Violence is a problem plaguing society. Determining what causes violence is a complex issues. I believe that the causes of violence are rooted in social issues. The inability for individuals to access there basic needs, find employment sources that will sustain their basic needs and previous exposures to violence or family instability are all factors that influence violence in society. Furthermore, the norms present in impoverished societies directly affect what individuals perceive as acceptable behaviors. In addition to these factors, drug use is another issue that causes violent behaviors.
In exploring the root causes of violence, Carpenter & Nevin (2010) found “violent and anti-social behavior is usually attributed to social factors, including poverty, poor education and family instability” (p. 260). On a basic level, all of these factors contribute to the individual’s ability to secure economic stability. Individuals living in poverty may need to turn to other means in order to support themselves. This is problematic as it can create sense of instability in families, as parents breaking laws may find themselves incarcerated for long periods. Yet children that do not have their basic needs met cannot effectively learn. As a result, these children tend to do worse in school. This theoretical foundation of causes of crime and violence is best-addressed using Maslow’s Hierarchy. Maslow’s Hierarchy argues that individuals cannot move on to one set of needs until their previous set of needs is fulfilled. On a basic level, the individual’s need for food, water, shelter and clothes all influence whether or not the individual can begin focusing on safety needs (Shippensburg University, 2012).

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The strain theory asserts that economically deprived societies formulate their own norms that differ from the norms present in mainstream society (Siegel, 2010). In this sense, the exposure to violence and violent acts may become a part of the dominant norms present within the micro-society. Research from Ohio State University (2011) further concurs with this assessment. In this research, Ohio State University found that race was not a good indicator of violence. Instead, poverty is the main indicator that the individual will engage in violent acts. Yet, in neighborhoods that are economically disadvantaged, it is difficult for individuals to find forms of employment. Even if the individual finds a job, it is unlikely that it will pay enough to support their basic needs.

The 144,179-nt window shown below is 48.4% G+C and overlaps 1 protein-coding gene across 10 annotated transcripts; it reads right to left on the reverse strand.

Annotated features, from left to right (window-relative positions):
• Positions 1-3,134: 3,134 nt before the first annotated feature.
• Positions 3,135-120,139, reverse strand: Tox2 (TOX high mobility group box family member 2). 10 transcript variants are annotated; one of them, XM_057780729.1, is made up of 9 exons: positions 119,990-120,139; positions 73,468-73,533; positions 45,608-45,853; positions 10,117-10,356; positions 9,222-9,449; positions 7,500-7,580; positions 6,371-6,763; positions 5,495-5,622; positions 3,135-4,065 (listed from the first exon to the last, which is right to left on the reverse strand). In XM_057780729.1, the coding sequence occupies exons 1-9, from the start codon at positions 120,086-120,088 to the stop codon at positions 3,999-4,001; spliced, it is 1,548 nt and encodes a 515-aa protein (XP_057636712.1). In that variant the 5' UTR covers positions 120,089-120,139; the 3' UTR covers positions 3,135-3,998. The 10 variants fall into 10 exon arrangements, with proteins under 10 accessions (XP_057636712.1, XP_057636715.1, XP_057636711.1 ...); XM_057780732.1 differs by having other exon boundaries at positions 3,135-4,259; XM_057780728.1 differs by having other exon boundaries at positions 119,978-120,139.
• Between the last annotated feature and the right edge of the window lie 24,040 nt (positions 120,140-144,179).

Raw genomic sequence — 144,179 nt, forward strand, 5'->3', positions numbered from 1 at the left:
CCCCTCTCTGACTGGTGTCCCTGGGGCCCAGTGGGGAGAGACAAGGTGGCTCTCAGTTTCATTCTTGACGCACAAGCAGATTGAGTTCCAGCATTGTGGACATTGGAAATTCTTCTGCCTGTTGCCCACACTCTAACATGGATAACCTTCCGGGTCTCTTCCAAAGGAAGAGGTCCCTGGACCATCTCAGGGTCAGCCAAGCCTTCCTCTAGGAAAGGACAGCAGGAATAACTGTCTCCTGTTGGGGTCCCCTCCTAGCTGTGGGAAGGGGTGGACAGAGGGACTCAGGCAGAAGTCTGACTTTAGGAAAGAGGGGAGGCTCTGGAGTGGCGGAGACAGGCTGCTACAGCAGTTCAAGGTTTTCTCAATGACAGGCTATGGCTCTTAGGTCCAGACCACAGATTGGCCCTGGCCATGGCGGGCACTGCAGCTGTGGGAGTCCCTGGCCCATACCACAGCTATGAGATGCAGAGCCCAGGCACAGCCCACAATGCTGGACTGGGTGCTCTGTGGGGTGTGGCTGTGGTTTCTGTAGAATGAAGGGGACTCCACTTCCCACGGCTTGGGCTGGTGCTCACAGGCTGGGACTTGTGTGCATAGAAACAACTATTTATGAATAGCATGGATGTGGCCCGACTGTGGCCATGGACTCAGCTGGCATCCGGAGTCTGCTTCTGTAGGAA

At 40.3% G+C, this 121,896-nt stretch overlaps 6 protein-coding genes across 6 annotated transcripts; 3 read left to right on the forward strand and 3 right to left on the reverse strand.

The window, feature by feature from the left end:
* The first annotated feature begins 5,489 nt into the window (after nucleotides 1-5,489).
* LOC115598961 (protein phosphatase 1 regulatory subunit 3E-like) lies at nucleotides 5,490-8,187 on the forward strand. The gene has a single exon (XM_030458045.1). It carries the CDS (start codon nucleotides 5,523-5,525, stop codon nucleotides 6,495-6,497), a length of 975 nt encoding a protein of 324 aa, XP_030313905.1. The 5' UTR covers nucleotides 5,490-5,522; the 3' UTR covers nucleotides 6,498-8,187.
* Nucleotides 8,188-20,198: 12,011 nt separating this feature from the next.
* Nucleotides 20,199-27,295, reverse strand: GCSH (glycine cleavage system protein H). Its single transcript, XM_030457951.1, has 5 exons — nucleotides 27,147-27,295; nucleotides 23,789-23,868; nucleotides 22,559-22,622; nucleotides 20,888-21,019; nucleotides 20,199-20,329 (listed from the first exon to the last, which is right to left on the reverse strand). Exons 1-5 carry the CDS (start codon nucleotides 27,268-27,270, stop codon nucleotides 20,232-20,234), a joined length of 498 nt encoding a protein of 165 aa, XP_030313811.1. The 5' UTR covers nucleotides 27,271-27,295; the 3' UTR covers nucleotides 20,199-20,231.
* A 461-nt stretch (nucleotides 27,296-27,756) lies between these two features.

Another issue that is associated with violent behaviors is drug use. Although drug use is common amongst people, regardless of social class, drug use has been shown to increase violent tendencies. The United States Department of Justice (2010) further found “in 2004, 17% of state prisoners and 18% of federal inmates said they committed their violent offenses in order to obtain money for drugs” (para. 4). In a separate study, the National Center on Addiction and Substance Abuse (2012) found that 78% of all violent crimes where committed while the offender was using drugs. The high proportion of individuals that commit crimes to obtain money for drugs or commit violent crimes while on drugs is undoubtedly one of the main causes of violent crimes.

Determining why individuals commit violent crimes is a complicated issue. Although drug use is rooted in social issues; there are multiple social issues that increase the likelihood the individual will engage in violent acts. These issues range from economic impoverishment to the influence the dominant norms present in the micro-society have on the people. In addition to these issues, drug use is another issue. Drug use affects people, regardless of their economic status. Multiple researchers have found a strong correlation between drug use and violent acts. In reviewing these social issues, it becomes increasingly clear that violence in society is rooted in social problems.

    References
  • Abraham Maslow (2012) Shippensburg University. Retrieved September 11, 2014 from: http://webspace.ship.edu
  • Carpenter D.O., Nevin R. (2010) Environmental causes of violence. Physiology & Behavior 99 (1) 260-268.
  • Drug and Crime Facts (2012) Bureau of Justice Statistics. Retrieved September 11, 2014 from: http://www.bjs.gov/
  • New CASA* Report Finds: 65% of All U.S. Inmates Meet Medical Criteria for Substance Abuse Addiction, Only 11% Receive Any Treatment (2011) National Center on Addiction and Substance Abuse. Retrieved September 11, 2014 from: http://www.casacolumbia.org/
  • Poverty, Not Race, Tied to High Crime Rates in Urban Communities (2011) Ohio State University. Retrieved September 11, 2014 from: http://researchnews.osu.edu
  • Seigel L. (2011) Criminology. New York: Pearsons.